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Patent Analysis of

Deadbolt latch assembly

Updated Time 12 June 2019

Patent Registration Data

Publication Number

US10060167

Application Number

US14/199509

Application Date

06 March 2014

Publication Date

28 August 2018

Current Assignee

SPECTRUM BRANDS, INC.

Original Assignee (Applicant)

KWIKSET CORPORATION

International Classification

E05C1/06,E05B15/00,E05B63/00,E05B47/00,E05C1/12

Cooperative Classification

E05C1/06,E05B15/0013,E05B63/00,Y10T292/1016,E05B47/00

Inventor

ROMERO, OSCAR

Patent Images

This patent contains figures and images illustrating the invention and its embodiment.

US10060167 Deadbolt latch assembly 1 US10060167 Deadbolt latch assembly 2 US10060167 Deadbolt latch assembly 3
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Abstract

A deadbolt latch assembly is provided which includes a housing, bolt, slide, and a pivot member. The bolt is movable, at least partially, into and out of the housing. The slide is located inside the housing and coupled to the bolt to move the bolt, at least partially, into and out of the housing. The slide also includes a plurality of slots. The pivot member includes a plurality of cam members extending therefrom. Each cam member is configured to engage one of the plurality of slots on the slide.

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Claims

1. A deadbolt latch assembly comprising:

a housing defining an outer periphery; a bolt movable relative to the housing between an extended position and a retracted position; a slide coupled to the bolt; wherein the slide includes a plurality of slots; a pivot member that includes a plurality of cam members extending therefrom, wherein each cam member of the plurality of cam members is configured to extend through and engage with a corresponding one of the plurality of slots on the slide, wherein the pivot member defines a bore therethrough that is dimensioned to receive a tailpiece of a deadbolt locking assembly to rotate the pivot member;

wherein each cam member of the plurality of cam members does not extend beyond the outer periphery of the housing when extended through and engaged with a corresponding one of the plurality of slots; and wherein the bolt extends at least partially out of the housing to the extended position in response to rotation of the pivot member in a first direction such that the cam members extend through and engage with the slots of the slide to cause the slide to move and thereby extend the bolt to the extended position, and wherein the bolt retracts from the extended position to the retracted position in response to rotation of the pivot member in a second direction such that the cam members extend through and engage with the slots of the slide to cause the slide to move and thereby retract the bolt to the retracted position.

2. The deadbolt latch assembly of claim 1, wherein each of the plurality of cam members extends radially from the pivot member.

3. The deadbolt latch assembly of claim 1, wherein the pivot member rotates in the first direction about 180 degrees to extend the bolt to the extended position.

4. The deadbolt latch assembly of claim 1, wherein the pivot member rotates in the second direction about 180 degrees to retract the bolt from the extended position to the retracted position.

5. The deadbolt latch assembly of claim 1, wherein the plurality of cam members includes three spaced apart fingers, and wherein each of the three fingers extends radially from the pivot member.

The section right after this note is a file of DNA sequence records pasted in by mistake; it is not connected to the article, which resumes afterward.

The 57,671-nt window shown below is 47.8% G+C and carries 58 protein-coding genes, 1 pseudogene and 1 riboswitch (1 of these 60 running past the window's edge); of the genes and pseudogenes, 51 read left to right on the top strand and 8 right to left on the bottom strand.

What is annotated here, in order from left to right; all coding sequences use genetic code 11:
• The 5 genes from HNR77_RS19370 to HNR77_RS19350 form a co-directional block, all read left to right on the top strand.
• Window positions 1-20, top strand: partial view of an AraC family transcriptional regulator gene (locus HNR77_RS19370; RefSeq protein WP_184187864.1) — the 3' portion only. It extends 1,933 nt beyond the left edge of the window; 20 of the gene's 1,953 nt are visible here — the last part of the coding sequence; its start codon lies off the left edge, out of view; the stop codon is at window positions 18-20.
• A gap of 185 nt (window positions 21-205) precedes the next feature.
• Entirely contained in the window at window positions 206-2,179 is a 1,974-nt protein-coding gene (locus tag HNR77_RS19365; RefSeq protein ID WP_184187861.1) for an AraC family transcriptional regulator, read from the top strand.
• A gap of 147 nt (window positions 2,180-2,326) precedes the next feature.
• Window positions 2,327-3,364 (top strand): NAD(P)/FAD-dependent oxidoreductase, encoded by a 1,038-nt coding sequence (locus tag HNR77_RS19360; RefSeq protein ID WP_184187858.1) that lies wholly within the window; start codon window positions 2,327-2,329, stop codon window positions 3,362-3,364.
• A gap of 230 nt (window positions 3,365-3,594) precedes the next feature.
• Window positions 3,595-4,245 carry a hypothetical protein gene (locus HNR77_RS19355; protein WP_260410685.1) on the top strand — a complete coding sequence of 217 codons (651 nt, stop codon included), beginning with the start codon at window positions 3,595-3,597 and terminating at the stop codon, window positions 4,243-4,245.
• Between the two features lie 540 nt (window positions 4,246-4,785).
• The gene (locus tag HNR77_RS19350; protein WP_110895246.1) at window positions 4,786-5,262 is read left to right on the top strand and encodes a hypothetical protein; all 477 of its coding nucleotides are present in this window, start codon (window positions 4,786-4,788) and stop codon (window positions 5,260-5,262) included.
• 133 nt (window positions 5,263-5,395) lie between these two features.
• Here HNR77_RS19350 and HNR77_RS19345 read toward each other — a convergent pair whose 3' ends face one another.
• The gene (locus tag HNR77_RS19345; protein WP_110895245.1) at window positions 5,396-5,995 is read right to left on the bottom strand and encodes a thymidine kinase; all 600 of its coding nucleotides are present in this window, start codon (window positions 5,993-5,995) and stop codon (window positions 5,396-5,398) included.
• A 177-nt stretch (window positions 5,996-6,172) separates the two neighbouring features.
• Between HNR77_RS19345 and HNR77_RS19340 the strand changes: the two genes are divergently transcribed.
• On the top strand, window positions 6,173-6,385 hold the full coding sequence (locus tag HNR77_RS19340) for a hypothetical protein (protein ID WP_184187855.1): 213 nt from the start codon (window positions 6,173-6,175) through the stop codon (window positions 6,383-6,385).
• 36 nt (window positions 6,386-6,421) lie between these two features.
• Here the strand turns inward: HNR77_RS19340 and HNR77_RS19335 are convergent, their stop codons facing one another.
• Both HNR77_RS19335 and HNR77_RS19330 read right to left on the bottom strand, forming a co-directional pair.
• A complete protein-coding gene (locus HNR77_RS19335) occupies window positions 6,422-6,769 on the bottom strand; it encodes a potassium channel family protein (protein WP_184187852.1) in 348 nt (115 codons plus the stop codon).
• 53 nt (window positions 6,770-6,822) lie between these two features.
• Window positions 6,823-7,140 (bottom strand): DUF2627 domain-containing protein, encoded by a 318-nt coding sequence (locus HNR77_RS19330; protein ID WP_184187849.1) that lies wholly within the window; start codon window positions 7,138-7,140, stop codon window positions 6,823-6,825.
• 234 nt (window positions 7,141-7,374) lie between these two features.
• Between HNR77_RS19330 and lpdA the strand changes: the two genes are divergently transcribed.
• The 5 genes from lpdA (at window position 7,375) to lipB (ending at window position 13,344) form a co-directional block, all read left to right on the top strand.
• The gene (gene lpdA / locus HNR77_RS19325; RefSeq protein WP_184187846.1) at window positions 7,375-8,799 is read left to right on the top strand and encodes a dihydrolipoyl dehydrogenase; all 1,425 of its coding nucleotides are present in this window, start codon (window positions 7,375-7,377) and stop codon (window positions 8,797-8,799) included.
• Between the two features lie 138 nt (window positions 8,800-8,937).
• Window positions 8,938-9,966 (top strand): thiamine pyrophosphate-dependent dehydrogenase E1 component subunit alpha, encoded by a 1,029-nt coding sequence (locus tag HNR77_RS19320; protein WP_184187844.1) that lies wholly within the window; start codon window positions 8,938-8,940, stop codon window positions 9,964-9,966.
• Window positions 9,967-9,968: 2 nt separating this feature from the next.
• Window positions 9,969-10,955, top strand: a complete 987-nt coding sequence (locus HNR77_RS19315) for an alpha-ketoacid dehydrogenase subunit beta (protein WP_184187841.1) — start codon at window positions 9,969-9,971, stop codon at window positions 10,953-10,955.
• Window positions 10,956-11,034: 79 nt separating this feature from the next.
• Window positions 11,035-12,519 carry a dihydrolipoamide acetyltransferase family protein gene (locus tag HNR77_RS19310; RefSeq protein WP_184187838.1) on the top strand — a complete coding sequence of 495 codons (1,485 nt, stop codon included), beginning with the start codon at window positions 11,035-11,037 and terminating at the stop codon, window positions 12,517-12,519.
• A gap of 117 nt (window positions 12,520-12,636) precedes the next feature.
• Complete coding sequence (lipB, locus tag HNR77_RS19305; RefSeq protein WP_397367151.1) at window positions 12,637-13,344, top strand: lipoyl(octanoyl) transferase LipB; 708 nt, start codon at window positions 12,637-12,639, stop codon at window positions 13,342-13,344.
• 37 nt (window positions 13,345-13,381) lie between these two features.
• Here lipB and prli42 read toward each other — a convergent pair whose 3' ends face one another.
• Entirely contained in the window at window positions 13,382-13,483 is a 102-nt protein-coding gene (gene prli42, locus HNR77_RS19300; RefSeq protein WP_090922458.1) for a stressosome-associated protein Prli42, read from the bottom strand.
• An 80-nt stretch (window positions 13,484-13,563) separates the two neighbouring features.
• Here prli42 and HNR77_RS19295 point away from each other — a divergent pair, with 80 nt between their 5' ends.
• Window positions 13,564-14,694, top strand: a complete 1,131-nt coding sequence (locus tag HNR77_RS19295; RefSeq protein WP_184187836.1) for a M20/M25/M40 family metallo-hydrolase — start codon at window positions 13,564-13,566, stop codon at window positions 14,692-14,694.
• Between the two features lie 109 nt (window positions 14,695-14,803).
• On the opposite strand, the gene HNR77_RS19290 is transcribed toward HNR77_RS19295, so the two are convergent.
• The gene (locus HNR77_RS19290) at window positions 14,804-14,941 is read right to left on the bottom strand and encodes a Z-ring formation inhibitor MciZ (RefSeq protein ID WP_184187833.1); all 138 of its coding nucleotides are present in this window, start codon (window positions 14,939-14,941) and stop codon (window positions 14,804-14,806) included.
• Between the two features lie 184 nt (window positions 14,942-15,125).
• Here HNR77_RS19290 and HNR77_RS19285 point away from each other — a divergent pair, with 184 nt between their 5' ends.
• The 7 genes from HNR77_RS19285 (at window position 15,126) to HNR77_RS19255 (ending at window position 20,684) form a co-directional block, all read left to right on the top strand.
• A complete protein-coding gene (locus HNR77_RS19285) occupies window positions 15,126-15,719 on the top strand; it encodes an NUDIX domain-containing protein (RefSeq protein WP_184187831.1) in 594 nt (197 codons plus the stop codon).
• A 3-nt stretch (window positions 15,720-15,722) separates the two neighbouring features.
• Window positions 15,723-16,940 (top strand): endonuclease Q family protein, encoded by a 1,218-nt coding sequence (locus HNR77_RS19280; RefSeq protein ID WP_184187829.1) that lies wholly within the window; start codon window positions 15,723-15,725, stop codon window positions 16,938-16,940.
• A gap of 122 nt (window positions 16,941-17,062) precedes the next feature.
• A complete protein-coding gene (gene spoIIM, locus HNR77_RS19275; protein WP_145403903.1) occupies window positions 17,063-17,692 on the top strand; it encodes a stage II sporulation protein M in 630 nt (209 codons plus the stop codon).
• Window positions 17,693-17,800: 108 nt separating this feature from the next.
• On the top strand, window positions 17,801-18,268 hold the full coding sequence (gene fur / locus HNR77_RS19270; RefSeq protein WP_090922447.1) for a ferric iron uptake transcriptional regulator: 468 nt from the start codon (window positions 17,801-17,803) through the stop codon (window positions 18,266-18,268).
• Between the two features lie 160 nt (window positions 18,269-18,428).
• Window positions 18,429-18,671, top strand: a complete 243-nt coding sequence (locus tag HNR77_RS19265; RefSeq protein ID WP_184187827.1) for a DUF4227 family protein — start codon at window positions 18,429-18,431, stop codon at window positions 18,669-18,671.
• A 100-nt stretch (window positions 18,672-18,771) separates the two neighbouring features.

6. The deadbolt latch assembly of claim 5, wherein each of the three fingers engages a corresponding one of the plurality of slots on the slide such that rotation of the pivot member moves the slide.

7. The deadbolt latch assembly of claim 1, wherein the plurality of cam members uniformly spread torque load when the pivot member is rotated.

8. The deadbolt latch assembly of claim 1, wherein the housing is configured such that there are no moving structures both exterior of the housing above the slide and located in a cross bore in a door.

9. A deadbolt latch assembly comprising:

a housing; a bolt movable relative to the housing between an extended position and a retracted position; a slide located inside the housing and coupled to the bolt; wherein the slide includes a plurality of slots; a pivot member that includes a plurality of cam members extending therefrom, wherein each cam member of the plurality of cam members is configured to extend through and engage with a corresponding one of the plurality of slots on the slide, wherein the pivot member defines a bore therethrough that is dimensioned to receive a tailpiece of a deadbolt locking assembly to rotate the pivot member;

wherein the pivot member rotates about 180 degrees in a first direction to extend the bolt to the extended position; and wherein the bolt extends at least partially out of the housing to the extended position in response to rotation of the pivot member in the first direction such that the cam members extend through and engage with the slots of the slide to cause the slide to move and thereby extend the bolt to the extended position, and wherein the bolt retracts from the extended position to the retracted position in response to rotation of the pivot member in a second direction such that the cam members extend through and engage with the slots of the slide to cause the slide to move and thereby retract the bolt to the retracted position.

10. The deadbolt latch assembly of claim 9, wherein each of the plurality of cam members extends radially from the pivot member.

11. The deadbolt latch assembly of claim 9, wherein the pivot member rotates in the second direction about 180 degrees to retract the bolt from the extended position to the retracted position.

12. The deadbolt latch assembly of claim 9, wherein the plurality of cam members includes three spaced apart fingers, and wherein each of the three fingers extends radially from the pivot member.